Fortunately, de Duve suggests a couple of historical precedents to give us some idea about how we might go about it. Picasso’s casualness, he contends, could be characterised by his total absence of remorse. Matisse’s casualness was of a different sort, de Duve continues, whereby a finished painting must seem absolutely effortless and spontaneous, appearing fully formed at first attempt, even when, in reality, it was the result of extensive retouching.
Robert Ryman, in conversation with Robert Storr, revealed that he is another adherent of cultivated casualness in painting: ‘The one quality that I look for and I think is in all good painting, is that it has to look as if no struggle was involved. It has to look as if it was the most natural thing – it just happened and you don’t have to think about how it happened.’
We should assume, of course, that casualness extends to art forms beyond the sable stick, and if we extrapolate further, could we not consider casualness more generally as a personality trait, or even a lifestyle choice? Would it be too great a leap to argue that Pacific peoples, myself included, mightn’t already make a virtue out of manifesting casualness? I mean, how did the term ‘PI time’ come about!? If there is any truth to this stereotype, then Pacific artists should be able to manufacture casualness by the kava-bowl load!
The primary objective in encouraging the pursuit of casualness in the work of this group of emergent artists, however, was not to trade on an old stereotype; it was the hope that it would allow the artists to foreground their work on its own terms. In short, I wanted to devise an exhibition framework that would showcase the work of a group of Pacific Island artists while temporarily disrupting the post-colonial superstructure. The aim was to encourage the participants to construct their own Utopia free of remorse or struggle. After a good deal of thought, I arrived at the idea of a concept space called ‘Neitherland’.
This curatorial position that attempts to negotiate the balancing act between aesthetics and ideology is indebted to Roland Barthes concept, ‘Neither-Norism,’ from his collection of essays, Mythologies (1957). Barthes coined the term to explain a mythological figure through which two opposites are balanced, one against the other, in order to reject them both:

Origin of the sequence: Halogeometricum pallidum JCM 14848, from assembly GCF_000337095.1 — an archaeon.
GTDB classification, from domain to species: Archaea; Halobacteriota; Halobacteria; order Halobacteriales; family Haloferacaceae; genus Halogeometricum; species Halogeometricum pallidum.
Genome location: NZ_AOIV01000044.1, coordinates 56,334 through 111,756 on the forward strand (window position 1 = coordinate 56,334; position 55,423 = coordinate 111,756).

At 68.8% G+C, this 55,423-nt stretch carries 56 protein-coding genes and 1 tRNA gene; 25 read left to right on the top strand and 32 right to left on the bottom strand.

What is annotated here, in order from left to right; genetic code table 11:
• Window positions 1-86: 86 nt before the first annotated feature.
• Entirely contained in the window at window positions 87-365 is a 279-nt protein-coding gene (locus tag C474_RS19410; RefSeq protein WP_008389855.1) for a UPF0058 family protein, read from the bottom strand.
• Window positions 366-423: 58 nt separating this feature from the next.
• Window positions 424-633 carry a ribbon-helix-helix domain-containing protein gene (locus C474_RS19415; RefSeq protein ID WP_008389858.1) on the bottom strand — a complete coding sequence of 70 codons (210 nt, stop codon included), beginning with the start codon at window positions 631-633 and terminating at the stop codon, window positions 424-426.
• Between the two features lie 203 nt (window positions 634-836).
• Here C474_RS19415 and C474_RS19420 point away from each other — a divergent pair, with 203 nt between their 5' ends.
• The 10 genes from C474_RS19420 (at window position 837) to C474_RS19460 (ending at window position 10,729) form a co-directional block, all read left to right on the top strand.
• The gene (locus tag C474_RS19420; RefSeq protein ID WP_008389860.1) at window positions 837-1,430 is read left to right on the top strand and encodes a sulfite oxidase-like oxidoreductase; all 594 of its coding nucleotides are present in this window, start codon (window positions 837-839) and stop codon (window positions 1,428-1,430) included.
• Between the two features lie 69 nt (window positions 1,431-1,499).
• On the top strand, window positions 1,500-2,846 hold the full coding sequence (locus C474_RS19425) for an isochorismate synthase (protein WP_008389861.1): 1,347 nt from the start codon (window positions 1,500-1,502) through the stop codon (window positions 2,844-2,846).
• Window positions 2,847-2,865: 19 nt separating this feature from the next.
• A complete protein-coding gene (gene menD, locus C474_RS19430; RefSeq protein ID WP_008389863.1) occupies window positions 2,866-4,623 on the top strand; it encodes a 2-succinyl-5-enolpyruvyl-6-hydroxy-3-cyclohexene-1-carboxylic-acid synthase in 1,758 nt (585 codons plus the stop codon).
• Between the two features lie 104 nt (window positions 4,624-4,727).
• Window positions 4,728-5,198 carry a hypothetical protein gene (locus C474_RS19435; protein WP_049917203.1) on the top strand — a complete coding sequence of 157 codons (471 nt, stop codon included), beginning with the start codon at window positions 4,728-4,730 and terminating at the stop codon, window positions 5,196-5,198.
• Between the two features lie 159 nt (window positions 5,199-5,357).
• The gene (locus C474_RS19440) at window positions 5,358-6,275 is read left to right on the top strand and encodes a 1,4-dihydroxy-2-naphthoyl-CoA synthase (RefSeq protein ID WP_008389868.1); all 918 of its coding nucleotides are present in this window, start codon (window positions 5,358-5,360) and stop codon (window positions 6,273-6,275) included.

It is on the whole a bourgeois figure, for it relates to a modern form of liberalism. We find again here the figure of the scales: reality is first reduced to analogues; then it is weighed; finally, equality having been ascertained, it is got rid of. Here also there is magical behaviour: both parties are dismissed because it is embarrassing to choose between them; one flees from an intolerable reality, reducing it to two opposites which balance each other only inasmuch as they are purely formal, relieved of all their specific weight… one no longer needs to choose, but only to endorse.
The application of Barthes ‘neither-nor’ theory does, for all intents and purposes, release ones practice from ideological superstructures—whether socially, politically, or culturally encoded. Needless to say, this strategy doesn’t preclude ideological matters out of hand if an artist’s ideological position is embedded in his or her art and is clearly the product of a logical progression. That being said, however, in issuing the artist’s with my curatorial brief I am mindful of Bürgi’s warning that the liberation of the artist from an ideological context carries with it the risk of triviality.
I am, nonetheless, proposing that these young Pacific Island artists negotiate this exhibition at AUT’s St Paul St Gallery as a concept space that is neither here nor there, but should be thought of as a mythological place of unlimited scope and potential. Finding Neitherland is about the act of discovering something within the terrain of neither-norism. What that ‘something’ is, I have left to the artists to discern for themselves. I can hear now echoes of Jameson’s lament against historical deafness and random cannibalisation. Too bad. My curatorial directive is clear: go Mayan and ‘get lost in the thickets’, manifest ‘casualness’ and ‘don’t give a shit’ because, rest assured, everyone else will be doing it for you soon enough.
Graham Fletcher is a painter who has exhibited extensively in both New Zealand and abroad and whose works are held in significant private and public collections. He has a Doctor of Fine Arts degree from The University of Auckland and is a Board member of Tautai Contemporary Pacific Arts Trust. He lives and works in Auckland.
 Robert Smithson, “Incident of Mirror-Travel in the Yucatan,” Jack Flam, ed. Robert Smithson: The Collected Writings, (Los Angeles: University of California Press) 119.
 Marieke Hardy, “What Is “Cool”?” Frankie, March/April 2011. 77.
 “A Century of Contemporary Painting: A conversation between Bernhard Mendes Bürgi and Thierry de Duve”, B. M. Bürgi and P. Pakesch, Painting on the Move (Basel: Kunstmuseum Basel, 2002) 38.
 Roland Barthes, Mythologies, trans. Annette Lavers (New York: Hill & Wang, 1972) 153.